Climate survey analysis of aviation maintenance safety
Baker, Robert H.
Robert R. Read
John K. Schmidt
MetadataShow full item record
Naval Aviation has been challenged to cut its 1996 human factors related Class A flight mishap rate in half by the year 2000. Investigations show that human caused flight mishaps have not declined as rapidly as mechanical ones. From fiscal year 1990 through 1997, maintenance was a causal factor in 17 percent of Class A flight mishaps. Presently, there is an ongoing effort to identify factors contributing to human error in aviation maintenance. One major component is the development of an instrument to assess safety climate and posture in maintenance operations. This thesis is the climate safety assessment portion of this effort. It utilizes and adapts an existing Model of Organizational Safety Effectiveness (MOSE) to achieve an understanding of the possible influences of organizational factors on aviation maintenance. This thesis develops and administers a prototype Maintenance Climate Assessment Survey (MCAS) that provides a tool for assessing safety in maintenance operations. The study has 268 participants from three Reserve squadrons that represent the spectrum of aviation communities. The prototype MCAS is comprised of 67 questions developed from 155 candidate questions. Each question uses a Likert type rating scale, which allows participants to express opinions for each item presented. Cluster and Factor analysis is used to identify redundancies between items and how items clustered according to the MOSE components. The product of this study is a finalized MCAS with 35 questions that can be used by the Squadron command and Aviation Safety Officer to assess their unit's safety posture in conducting scheduled/unscheduled maintenance operations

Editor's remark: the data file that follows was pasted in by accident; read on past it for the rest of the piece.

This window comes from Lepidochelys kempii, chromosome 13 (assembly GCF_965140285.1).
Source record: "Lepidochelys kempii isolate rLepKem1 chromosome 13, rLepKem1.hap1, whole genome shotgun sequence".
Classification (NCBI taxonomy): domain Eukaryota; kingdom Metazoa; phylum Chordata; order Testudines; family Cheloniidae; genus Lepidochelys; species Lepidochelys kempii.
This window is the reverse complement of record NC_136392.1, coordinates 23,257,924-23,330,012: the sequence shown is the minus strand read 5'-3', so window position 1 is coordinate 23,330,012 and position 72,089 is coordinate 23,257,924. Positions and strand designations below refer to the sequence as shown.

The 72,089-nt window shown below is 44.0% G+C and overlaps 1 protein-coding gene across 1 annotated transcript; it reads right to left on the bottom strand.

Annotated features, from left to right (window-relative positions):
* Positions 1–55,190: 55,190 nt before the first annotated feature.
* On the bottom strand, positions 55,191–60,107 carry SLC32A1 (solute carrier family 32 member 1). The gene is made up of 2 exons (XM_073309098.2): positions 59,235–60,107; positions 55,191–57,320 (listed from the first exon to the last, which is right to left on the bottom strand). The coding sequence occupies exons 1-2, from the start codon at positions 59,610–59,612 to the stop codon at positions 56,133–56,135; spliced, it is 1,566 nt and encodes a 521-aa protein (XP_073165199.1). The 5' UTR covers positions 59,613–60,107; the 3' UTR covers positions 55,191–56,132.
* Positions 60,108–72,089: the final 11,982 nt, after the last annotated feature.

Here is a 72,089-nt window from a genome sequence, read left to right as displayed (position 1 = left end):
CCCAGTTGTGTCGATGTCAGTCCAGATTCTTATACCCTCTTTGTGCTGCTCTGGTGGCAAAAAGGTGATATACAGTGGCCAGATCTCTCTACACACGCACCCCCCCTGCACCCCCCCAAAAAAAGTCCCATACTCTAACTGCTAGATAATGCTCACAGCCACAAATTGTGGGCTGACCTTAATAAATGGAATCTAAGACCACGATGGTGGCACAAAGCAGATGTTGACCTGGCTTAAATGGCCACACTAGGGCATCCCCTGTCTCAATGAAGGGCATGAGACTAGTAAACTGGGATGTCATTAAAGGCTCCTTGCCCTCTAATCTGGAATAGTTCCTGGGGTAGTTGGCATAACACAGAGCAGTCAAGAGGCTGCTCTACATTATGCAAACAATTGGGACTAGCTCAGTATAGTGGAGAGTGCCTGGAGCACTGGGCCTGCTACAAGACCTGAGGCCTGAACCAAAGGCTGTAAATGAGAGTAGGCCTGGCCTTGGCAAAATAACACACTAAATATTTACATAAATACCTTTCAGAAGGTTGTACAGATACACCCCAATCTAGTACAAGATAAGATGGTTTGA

Showing items related by title, author, creator and subject.
Brittingham, Cynthia J. (Monterey, California. Naval Postgraduate School, 2006-12);Naval Aviation has been known for over half a century as being one of the most fascinating professions. Although aircrew may always play a role in the mishap rate, the Navy has shifted its focus to aviation maintenance ...
Oneto, Todd J. (Monterey, California. Naval Postgraduate School, 1999);Naval Aviation's annual Class A' Flight Mishap rate is commonly used as a measure of safety effectiveness. Interventions implemented over the past four decades greatly reduced mishap occurrence by focusing on aircrew and ...
Hernandez, Alison E. (Monterey, California. Naval Postgraduate School, 2001);Naval Aviation is continually looking for ways to reduce its mishap rate. Recognizing a glowing concern for issues related to aging aircraft, focus has expanded to include maintenance operations. It is accepted that human ...